I’m not entirely familiar with Noah Baumbach’s body of work. I’ve seen two of his other films, ‘Greenburg’ and ‘The Squid & the Whale’ and I really liked both of them. They shared a similar tonal approach and yet ‘The Squid & the Whale’ felt very much like a Wes Anderson film to me, while ‘Greenburg’ felt a little more grounded in realism (not saying that it’s the better film, because it’s not). With ‘Frances Ha’, Baumbach adds yet another layer to his stylistic approach and delivers something I wasn’t expecting and really responded to.
This is, by far, my favorite of the three films.
Briskly paced and yet filled to the brim with development, ‘Frances Ha’ has a real firm hold on its identity and it understands how to engineer itself to be as effective as possible. There is no fat here, the film just flows from scene to scene, and the character development here (more than one character even) feels so defined and so intended. You understand these characters, where they started and where they are headed. This may be my favorite character study of the year so far, and it certainly is one of the finest ensembles (so uniformly organic and honest).
|Gerwig is so refreshingly 'awkward' and sincere...|
The film tells the story of Frances Haliday. Frances is in her late twenties, living in New York with her best friend Sophie and attempting (however marginally) to become a dancer. She’s stuck. She doesn’t have the motivation necessary to grow up, and she’s apathetic (maybe too harsh a word) about it, completely content to just be a kid for life. Like she admits, she’s not a real person yet and it shows in the way that she navigates through life. Life is about to throw her a curveball, and jumpstart her motivation.
Sophie grows up and moves on.
Starting with Sophie moving out and then trickling down into every aspect of her life (broke, couch jumping, bridge burning, friend losing, job losing, dreams crushed), Frances faces some ‘real world problems’ here that are amplified by the consistency of it all. As she unravels, Frances weaves through her circumstances with an air of naivety, as if it really isn’t sinking in how desperate she’s become, until it all comes together in the end. Broaching some really intricate themes, ‘Frances Ha’ really finds ways to build such a well-rounded and relatable character, despite her obvious quirks and grating persona. Yes, Frances is hard to take at times and yet she is so believable. This is thanks, in large part, to Gerwig’s astonishing performance, but this role is perfect for her. What appears like an easy transition though (just play quirky) is harder than it seems, as Greta has to shade Frances with so many unsaid emotions, and she does a wonderful job of allowing Frances’s reaction shots to speak for themselves.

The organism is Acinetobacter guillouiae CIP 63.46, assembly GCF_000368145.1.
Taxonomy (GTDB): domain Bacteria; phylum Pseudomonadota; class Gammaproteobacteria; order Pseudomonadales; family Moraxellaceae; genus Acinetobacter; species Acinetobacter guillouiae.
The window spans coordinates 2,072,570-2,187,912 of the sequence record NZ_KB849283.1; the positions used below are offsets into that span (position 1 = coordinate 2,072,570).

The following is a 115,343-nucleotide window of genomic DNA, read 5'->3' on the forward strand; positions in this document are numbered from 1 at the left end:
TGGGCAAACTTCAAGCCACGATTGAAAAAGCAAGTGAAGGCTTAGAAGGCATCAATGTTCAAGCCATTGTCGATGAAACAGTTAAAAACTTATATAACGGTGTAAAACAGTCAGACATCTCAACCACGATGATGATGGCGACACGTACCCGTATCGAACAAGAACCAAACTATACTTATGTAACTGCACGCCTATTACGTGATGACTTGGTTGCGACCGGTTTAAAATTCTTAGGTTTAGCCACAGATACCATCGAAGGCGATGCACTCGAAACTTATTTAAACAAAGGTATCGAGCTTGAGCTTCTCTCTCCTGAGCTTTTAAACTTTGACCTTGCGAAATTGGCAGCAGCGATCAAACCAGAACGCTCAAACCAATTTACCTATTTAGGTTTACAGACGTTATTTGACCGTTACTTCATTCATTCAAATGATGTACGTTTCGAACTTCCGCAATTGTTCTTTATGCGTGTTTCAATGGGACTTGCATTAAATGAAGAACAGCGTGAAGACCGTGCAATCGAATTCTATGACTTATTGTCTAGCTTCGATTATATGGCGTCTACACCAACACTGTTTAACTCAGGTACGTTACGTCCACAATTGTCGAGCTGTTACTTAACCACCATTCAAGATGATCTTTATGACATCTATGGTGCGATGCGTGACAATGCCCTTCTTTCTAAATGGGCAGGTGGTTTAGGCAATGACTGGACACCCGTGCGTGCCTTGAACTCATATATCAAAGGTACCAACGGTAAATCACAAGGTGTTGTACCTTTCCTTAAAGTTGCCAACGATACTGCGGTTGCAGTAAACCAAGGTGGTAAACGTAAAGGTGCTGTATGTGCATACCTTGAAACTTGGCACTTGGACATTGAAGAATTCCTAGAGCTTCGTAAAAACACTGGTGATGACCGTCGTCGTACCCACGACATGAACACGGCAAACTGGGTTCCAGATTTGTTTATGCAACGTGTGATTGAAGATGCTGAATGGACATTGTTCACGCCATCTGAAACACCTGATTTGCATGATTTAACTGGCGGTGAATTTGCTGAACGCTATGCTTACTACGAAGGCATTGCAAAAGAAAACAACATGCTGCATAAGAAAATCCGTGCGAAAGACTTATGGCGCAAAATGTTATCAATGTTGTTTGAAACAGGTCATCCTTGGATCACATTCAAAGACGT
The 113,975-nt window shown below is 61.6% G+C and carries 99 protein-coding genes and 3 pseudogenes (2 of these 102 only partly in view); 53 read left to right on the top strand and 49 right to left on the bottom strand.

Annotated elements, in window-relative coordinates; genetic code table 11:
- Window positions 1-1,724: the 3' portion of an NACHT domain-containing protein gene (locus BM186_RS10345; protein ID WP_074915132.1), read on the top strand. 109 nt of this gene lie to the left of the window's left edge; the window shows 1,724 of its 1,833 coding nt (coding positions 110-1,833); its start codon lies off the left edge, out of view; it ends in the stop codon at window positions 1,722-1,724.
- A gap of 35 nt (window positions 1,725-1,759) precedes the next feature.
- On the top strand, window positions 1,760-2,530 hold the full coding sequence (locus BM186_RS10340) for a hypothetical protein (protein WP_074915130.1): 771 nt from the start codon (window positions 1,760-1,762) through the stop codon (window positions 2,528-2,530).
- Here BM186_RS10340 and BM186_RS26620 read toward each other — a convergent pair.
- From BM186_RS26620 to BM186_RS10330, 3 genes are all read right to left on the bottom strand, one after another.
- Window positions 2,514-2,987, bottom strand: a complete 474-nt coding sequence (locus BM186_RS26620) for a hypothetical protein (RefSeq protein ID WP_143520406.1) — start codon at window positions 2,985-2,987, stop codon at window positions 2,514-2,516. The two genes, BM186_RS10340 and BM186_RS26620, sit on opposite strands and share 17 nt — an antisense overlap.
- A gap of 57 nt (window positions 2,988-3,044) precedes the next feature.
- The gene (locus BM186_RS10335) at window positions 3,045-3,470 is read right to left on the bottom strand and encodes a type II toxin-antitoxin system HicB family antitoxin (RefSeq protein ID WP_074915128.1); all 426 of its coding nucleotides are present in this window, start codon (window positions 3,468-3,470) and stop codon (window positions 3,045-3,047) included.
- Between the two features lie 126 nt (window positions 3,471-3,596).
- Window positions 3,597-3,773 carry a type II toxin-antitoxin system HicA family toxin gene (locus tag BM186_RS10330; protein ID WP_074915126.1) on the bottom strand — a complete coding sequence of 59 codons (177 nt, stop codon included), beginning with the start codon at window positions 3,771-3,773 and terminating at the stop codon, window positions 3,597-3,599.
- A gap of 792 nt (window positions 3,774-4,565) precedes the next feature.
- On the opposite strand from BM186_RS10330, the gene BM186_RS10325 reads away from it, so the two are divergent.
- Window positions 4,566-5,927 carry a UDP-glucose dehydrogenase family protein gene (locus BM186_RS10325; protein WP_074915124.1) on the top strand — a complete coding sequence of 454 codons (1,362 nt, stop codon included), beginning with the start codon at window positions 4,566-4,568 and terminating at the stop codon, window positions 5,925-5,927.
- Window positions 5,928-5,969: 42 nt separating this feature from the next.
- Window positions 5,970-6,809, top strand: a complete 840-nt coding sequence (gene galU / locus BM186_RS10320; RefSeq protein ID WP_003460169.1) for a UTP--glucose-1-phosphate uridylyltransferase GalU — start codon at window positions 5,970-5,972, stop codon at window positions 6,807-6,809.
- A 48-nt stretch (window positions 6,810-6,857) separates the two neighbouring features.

I want to applaud Baumbach, who shows so much style and grace while directing this film. It could have been very average or run of the mill, but instead he imparts a real radiance to the film. His progression of story reminded me of early Woody Allen, and the way he builds his premise reminded me of the classic comedies of yesteryear. In fact, the decision to shoot in B&W was rather inspired because it called to mind those quirky comedies of the 30’s.
Not only is the film beautiful to look at, but it has a real soul, a real ‘beat’.
|Gerwig and Sumner are OSCAR WORTHY here!|
I give this a very solid A, and it’s one of the highlights of my year so far (such a great year we’re having). Oscar will ignore this completely (UGH!) but I would love to see some critics love for Gerwig and Sumner (Spirits may bite) and the screenplay could make a play if the field thins out, but right now it’s really, really stacked. Spirits may shower this, but the lack of attention at Gothams was alarming.